In fact, if procedures and tests can be dropped, such as mammograms, than they should be. If insurance companies are forced to pay for such tests. all of our bills go up.
Indeed, within the current context, the much maligned "death panels" are actually a great idea. There is no point in keeping the terminally ill aged person alive another week--but insurance companies or Medicare will pay for it, so hospitals bill for it, and no one wants to be accused of "pulling the plug."
I wish there was a choice--a national health insurance company, in which lawsuits were compelled into binding arbitration, old people were termiated humanely and quickly, and many wasteful tests, such as overdoing mammogragmas and pap smear were dumped.
And no keeping Terry Schiavo alive for years on end. Now, that runs into big bucks, paid for by others in the insurance pool.
I wonder how the R-Party call for national health insurance companies plays out against the backdrop of state's rights? Is the R-Party just engaging in its usual knock-kneed sniveling naysaying mode, or is that a serious proposal?

 
At 11/21/2009 11:15 PM, Anonymous Anonymous said...

For everyone there is a way to prevent a Terry Shaivo from happening to you, have you filled out a medical power of attorney, and an advanced directive? The medical power of attorney defines who will make decisions on health care for you if you can't do so for yourself. The advanced directive spells out what should happen if you are regarded as having a disease that you are unlikely to recover from or are permanently unconsious what kind of care you want. If Terry had filled out such a form, then there would have been no issue for the form is binding against relatives in all 50 states. It was filling out such a form that lead to the death panel controversy, because the republicans appear to not want people to make decisions on their own. What the provision would have provided was to pay your doctor to discuss the issue with you. These forms are downloadable by state, and generally require two non related witnesses to your signing. If one believes that there is often overkill in medicine (an ironic term) then if they don't want it to happen to them they need to take these steps.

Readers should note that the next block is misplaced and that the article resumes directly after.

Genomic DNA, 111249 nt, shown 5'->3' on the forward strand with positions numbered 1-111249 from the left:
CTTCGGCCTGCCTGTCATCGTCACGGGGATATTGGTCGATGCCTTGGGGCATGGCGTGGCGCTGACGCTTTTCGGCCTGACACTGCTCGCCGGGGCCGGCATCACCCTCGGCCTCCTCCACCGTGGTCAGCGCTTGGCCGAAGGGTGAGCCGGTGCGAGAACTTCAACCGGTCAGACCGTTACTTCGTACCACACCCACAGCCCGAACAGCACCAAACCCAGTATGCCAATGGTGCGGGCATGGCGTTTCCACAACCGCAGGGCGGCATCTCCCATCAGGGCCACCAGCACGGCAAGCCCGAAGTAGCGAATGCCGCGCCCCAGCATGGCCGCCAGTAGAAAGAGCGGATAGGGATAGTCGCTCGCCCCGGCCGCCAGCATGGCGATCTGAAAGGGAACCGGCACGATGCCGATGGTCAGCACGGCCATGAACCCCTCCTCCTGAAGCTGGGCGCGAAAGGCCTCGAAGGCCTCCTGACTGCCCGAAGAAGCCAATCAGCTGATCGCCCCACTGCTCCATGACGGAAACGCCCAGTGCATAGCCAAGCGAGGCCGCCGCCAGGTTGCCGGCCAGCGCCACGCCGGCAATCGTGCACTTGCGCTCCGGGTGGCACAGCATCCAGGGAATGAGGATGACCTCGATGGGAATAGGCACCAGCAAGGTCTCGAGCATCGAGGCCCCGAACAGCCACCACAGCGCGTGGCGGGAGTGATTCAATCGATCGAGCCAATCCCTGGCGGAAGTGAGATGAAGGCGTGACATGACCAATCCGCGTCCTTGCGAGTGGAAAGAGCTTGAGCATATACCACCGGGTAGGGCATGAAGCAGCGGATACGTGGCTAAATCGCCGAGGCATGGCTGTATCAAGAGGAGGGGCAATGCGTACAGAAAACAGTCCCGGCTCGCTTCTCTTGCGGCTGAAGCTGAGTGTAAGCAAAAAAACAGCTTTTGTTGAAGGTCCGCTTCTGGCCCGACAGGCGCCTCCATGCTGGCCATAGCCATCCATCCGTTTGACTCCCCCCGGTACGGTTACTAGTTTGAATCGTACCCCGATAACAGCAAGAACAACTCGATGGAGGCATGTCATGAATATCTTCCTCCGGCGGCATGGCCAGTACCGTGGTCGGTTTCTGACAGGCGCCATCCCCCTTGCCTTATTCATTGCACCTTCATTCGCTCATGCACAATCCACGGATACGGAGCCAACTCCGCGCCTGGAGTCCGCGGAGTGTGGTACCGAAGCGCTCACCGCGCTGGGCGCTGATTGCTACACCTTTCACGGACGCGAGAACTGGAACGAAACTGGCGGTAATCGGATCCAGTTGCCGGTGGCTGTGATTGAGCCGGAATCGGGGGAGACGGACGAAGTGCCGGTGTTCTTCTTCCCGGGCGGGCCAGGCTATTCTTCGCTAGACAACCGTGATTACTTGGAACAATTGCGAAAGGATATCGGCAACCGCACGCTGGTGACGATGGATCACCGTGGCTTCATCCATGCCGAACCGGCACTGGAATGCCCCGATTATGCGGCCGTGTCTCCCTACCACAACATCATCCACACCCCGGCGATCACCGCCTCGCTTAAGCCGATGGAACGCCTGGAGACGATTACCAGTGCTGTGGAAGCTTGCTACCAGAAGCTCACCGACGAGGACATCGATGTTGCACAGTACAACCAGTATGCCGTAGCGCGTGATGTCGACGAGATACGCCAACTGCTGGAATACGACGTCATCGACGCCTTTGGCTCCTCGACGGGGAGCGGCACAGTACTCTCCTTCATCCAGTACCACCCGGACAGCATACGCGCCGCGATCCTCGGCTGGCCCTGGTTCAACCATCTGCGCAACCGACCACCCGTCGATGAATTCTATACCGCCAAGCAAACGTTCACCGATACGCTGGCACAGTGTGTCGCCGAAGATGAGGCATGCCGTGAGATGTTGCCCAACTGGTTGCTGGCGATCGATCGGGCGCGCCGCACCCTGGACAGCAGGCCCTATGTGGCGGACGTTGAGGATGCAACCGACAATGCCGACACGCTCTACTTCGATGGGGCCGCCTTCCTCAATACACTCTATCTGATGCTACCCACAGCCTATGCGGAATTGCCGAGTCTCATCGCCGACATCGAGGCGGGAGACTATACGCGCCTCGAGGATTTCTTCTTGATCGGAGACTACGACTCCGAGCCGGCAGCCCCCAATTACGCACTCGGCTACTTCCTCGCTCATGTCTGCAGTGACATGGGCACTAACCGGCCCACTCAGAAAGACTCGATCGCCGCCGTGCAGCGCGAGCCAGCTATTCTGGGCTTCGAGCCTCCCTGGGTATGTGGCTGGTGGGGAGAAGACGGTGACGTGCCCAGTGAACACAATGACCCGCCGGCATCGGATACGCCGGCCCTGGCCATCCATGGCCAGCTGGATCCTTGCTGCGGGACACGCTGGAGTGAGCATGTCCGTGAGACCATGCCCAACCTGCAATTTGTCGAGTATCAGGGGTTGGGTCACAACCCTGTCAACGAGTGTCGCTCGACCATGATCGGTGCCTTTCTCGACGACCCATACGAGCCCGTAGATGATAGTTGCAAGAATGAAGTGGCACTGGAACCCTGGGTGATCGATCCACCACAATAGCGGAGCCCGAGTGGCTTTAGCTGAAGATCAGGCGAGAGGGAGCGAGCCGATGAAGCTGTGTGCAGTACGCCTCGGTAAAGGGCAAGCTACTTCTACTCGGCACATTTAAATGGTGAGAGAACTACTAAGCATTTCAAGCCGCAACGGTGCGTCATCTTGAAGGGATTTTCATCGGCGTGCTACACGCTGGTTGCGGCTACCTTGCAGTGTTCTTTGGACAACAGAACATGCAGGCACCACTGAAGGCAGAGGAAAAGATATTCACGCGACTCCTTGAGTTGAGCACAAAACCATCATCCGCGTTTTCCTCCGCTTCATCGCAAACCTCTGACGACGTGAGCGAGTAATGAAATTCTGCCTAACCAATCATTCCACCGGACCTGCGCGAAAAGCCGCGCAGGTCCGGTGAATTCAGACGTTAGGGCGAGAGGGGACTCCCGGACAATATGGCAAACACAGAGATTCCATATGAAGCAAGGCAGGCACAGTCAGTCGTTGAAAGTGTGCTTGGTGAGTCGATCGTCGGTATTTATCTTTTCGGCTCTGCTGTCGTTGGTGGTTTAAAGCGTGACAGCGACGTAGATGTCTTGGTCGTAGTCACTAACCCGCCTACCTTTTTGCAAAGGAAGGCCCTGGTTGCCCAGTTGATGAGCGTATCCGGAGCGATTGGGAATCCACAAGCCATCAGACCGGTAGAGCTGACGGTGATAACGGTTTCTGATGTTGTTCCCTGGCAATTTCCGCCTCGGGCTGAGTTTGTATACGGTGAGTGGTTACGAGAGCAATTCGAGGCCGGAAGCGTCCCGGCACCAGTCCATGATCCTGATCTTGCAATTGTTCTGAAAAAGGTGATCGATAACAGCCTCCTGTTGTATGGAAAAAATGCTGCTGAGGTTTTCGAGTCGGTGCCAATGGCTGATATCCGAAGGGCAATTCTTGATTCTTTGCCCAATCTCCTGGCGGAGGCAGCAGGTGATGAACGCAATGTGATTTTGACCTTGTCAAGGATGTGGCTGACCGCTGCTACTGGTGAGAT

Also discuss these issues with those given the medical power of attorney as well. (Actually a family discussion makes a lot of sense here)

 
At 11/21/2009 11:46 PM, Blogger PeakTrader said...

Dr T, it depends on "personal and family history of breast cancer...and other factors." A one-size-fits-all policy set by the government is purely a financial decision.

 
At 11/22/2009 4:23 AM, Blogger juandos said...

"Excessive mammography caused many unneeded biopsies and a few misdiagnoses"...

Well Dr. T I for one don't disagree but PeakTrader makes quite the salient comment...

The only thing I get from your comment initially is that mamography technology apparently has a long way to go before it can sort the wheat from the chaff...

Am I wrong?

 
At 11/22/2009 6:18 AM, Anonymous R4i said...

In response to Dr. T, I'm quite sure that the amount of radiation incurred by someone during an X-Ray (or mammogram for that matter) is minute and would not have any ill side effects.

To offset one flight to Europe from the U.S., you'd need around 150 X-Rays.

So with this being a non-issue, perhaps we should look into whether decreasing the frequency of check-ups risks failing to spot disease.

If this is NOT the case, then power to cost saving. But if it is...

 
At 11/22/2009 7:36 AM, Blogger W.E. Heasley, CLU, LUTCF said...